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Shaking alone induces de novo conversion of recombinant prion proteins to β-sheet rich oligomers and fibrils.

Ladner-Keay CL, Griffith BJ, Wishart DS - PLoS ONE (2014)

Bottom Line: This conversion does not require any denaturant, detergent, or any other chemical cofactor.Interestingly, this conversion does not occur when the water-air interface is eliminated in the shaken sample.These results may also have interesting implications regarding our understanding of prion conversion and propagation both within the brain and via techniques such as protein misfolding cyclic amplification (PMCA) and quaking induced conversion (QuIC).

View Article: PubMed Central - PubMed

Affiliation: Department of Computing Science, University of Alberta, Edmonton, Alberta, Canada; Department of Biological Sciences, University of Alberta, Edmonton, Alberta, Canada; National Institute for Nanotechnology, Edmonton, Alberta, Canada.

ABSTRACT
The formation of β-sheet rich prion oligomers and fibrils from native prion protein (PrP) is thought to be a key step in the development of prion diseases. Many methods are available to convert recombinant prion protein into β-sheet rich fibrils using various chemical denaturants (urea, SDS, GdnHCl), high temperature, phospholipids, or mildly acidic conditions (pH 4). Many of these methods also require shaking or another form of agitation to complete the conversion process. We have identified that shaking alone causes the conversion of recombinant PrP to β-sheet rich oligomers and fibrils at near physiological pH (pH 5.5 to pH 6.2) and temperature. This conversion does not require any denaturant, detergent, or any other chemical cofactor. Interestingly, this conversion does not occur when the water-air interface is eliminated in the shaken sample. We have analyzed shaking-induced conversion using circular dichroism, resolution enhanced native acidic gel electrophoresis (RENAGE), electron microscopy, Fourier transform infrared spectroscopy, thioflavin T fluorescence and proteinase K resistance. Our results show that shaking causes the formation of β-sheet rich oligomers with a population distribution ranging from octamers to dodecamers and that further shaking causes a transition to β-sheet fibrils. In addition, we show that shaking-induced conversion occurs for a wide range of full-length and truncated constructs of mouse, hamster and cervid prion proteins. We propose that this method of conversion provides a robust, reproducible and easily accessible model for scrapie-like amyloid formation, allowing the generation of milligram quantities of physiologically stable β-sheet rich oligomers and fibrils. These results may also have interesting implications regarding our understanding of prion conversion and propagation both within the brain and via techniques such as protein misfolding cyclic amplification (PMCA) and quaking induced conversion (QuIC).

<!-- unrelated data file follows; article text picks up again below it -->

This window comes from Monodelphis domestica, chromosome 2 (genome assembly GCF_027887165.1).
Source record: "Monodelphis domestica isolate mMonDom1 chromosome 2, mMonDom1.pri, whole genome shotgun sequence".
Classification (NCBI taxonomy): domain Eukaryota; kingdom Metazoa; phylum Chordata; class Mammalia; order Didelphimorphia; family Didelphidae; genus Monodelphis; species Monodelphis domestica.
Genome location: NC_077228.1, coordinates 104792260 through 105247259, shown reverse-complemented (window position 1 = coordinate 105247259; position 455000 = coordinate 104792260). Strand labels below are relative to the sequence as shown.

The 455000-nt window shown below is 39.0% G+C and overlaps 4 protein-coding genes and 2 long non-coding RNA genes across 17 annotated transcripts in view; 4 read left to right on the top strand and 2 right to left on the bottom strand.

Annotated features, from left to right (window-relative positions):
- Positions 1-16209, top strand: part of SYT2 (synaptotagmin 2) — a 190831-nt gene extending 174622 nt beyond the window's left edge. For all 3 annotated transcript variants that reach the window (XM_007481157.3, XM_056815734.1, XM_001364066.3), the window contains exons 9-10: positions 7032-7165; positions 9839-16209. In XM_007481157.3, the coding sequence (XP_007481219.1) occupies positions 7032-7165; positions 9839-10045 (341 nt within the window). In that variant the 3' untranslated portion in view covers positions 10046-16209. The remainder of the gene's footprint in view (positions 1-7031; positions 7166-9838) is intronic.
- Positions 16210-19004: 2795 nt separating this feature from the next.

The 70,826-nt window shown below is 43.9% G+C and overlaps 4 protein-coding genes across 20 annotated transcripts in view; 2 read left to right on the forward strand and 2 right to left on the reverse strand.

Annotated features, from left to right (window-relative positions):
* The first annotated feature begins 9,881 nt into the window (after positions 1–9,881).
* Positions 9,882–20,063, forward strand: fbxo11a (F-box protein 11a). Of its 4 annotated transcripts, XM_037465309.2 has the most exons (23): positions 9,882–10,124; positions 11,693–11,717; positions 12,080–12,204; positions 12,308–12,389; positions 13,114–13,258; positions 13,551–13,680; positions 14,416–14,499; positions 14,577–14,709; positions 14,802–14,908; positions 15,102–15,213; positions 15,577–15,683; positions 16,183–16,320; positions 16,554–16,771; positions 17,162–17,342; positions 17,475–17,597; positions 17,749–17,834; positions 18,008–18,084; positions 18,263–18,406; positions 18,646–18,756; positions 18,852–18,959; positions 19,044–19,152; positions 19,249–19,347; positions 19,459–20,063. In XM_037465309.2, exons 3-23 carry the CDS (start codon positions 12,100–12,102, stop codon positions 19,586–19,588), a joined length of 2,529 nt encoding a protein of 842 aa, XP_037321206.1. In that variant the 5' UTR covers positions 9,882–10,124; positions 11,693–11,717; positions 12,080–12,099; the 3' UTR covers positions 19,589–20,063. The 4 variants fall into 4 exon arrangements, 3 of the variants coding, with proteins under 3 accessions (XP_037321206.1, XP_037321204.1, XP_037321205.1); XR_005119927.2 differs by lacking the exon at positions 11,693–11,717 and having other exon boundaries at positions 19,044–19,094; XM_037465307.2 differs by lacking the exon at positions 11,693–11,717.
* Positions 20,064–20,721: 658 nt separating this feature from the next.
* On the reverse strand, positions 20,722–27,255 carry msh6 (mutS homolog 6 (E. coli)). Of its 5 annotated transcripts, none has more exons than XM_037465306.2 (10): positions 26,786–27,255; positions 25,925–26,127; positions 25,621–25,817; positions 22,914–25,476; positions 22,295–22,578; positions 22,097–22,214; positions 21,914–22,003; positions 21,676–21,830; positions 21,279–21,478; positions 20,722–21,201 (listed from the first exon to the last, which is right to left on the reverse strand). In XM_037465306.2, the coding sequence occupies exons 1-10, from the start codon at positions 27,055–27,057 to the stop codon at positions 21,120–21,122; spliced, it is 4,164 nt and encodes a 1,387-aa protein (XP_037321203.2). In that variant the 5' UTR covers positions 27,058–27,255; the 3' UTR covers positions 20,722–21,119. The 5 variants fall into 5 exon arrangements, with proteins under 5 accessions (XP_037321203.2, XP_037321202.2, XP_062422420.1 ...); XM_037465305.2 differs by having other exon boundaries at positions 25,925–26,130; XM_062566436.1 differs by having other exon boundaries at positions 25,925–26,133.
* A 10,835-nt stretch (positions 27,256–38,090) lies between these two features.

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Circular dichroism (CD) indicates that shaking-induced oligomers contain significant quantities of β-sheet.Shaking recShPrP 90–232 at 350 rpm (in pH 5.5 water and 150 mM NaCl) induces conversion from an α-helical protein (red line) to a β-sheet rich structure (blue line). The inset, on the right, shows the corresponding RENAGE gel of the same sample, indicating a preponderance of oligomers. CDPro analysis for native PrPc gives 43% α-helix and 10% β-sheet, and for oligomers it yields 16% α-helix and 24% β-sheet.